The unofficial theme of geography and mapping firm Esri’s fourth-annual Geodesign Summit might as well have been “the cloud.” Nearly every presenter at the event, held on January 24th and 25th in Redlands, California, referred to the decentralized, virtual network of software and data storage as the key factor in the growing importance of geographic information systems systems (GIS). The summit brought together architects, engineers, geographers, and software programmers for presentations focused on software like Esri’s ubiquitous ArcGIS and for discussions about how such tools will eventually, if not quite yet, underpin landscape, urban, and planning design projects.

Image courtesy Esri
With the beta version of Esri’s Landscape Analyst, designers can develop maps based on a variety of public data sets. In this example, the software was used to identify the location for a photovoltaic system in the Mojave Desert that would optimize electricity generation and minimize the impact on natural habitat.

Dave Bartlett, who leads IBM’s Smarter Buildings initiative, presented a case study the company developed with the Los Angeles Unified School District. The study combined a smart phone photo application with GIS data and allowed students and teachers to document maintenance issues in the district’s facilities. “People are the smartest sensors we have,” Bartlett said. Christian Gass, a planner with the Canadian firm O2 Planning and Design, presented case studies of three Canadian cities that modeled the impact of proposed design and master plan guidelines on physical development. The virtual neighborhood scenarios were then evaluated against triple bottom line metrics for social, environmental, and economic performance.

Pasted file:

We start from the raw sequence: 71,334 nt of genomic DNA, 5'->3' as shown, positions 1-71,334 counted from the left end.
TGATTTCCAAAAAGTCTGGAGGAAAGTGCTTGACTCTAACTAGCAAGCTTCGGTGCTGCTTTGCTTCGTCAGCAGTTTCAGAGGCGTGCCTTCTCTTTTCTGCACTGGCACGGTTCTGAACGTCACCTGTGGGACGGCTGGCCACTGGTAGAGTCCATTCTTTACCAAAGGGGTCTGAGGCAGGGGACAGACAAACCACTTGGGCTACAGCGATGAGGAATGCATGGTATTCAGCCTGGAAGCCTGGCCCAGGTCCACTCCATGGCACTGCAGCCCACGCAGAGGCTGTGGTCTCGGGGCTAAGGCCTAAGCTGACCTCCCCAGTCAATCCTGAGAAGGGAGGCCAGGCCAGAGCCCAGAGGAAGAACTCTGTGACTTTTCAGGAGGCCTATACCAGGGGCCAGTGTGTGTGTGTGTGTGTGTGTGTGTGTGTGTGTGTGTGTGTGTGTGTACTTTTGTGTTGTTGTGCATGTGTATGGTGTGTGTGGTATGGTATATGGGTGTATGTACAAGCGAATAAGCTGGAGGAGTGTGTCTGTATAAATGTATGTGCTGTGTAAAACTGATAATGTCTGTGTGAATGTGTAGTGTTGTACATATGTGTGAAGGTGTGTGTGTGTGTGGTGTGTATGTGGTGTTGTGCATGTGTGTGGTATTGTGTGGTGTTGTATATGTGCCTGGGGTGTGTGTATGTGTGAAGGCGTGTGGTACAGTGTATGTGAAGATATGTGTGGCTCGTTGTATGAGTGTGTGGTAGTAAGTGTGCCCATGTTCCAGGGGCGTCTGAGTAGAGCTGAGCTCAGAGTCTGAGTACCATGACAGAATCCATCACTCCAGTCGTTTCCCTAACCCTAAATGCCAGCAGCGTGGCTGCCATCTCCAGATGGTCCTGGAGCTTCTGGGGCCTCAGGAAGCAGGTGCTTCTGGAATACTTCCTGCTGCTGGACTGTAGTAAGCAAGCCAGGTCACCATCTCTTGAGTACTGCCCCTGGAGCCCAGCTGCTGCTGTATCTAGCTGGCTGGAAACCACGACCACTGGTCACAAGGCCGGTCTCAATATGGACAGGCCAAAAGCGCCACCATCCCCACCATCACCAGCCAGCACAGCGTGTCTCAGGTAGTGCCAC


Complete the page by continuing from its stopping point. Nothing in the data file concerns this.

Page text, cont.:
Eric Wittner, an Esri solutions engineer, discussed the company’s work with the City of Honolulu to visualize the potential urban densification around a proposed rail line. Bern Szukalski, an Esri product strategist, demonstrated new tools—Community Analyst, a beta version of Landscape Analyst, and Story Maps—that rely on ArcGIS maps and data sets that are publicly available online. Both presentations illustrated how linking such data with spreadsheets have made it easier to develop robust analyses of the built environment. At the same time, Wittner and Szukalski implied that as more maps and data sets are brought together in the cloud, the accuracy and usefulness of the information will grow. More than one presenter described the quantity of available data as a “fire hose,” cautioning that there is plenty of room for simplification of GIS software.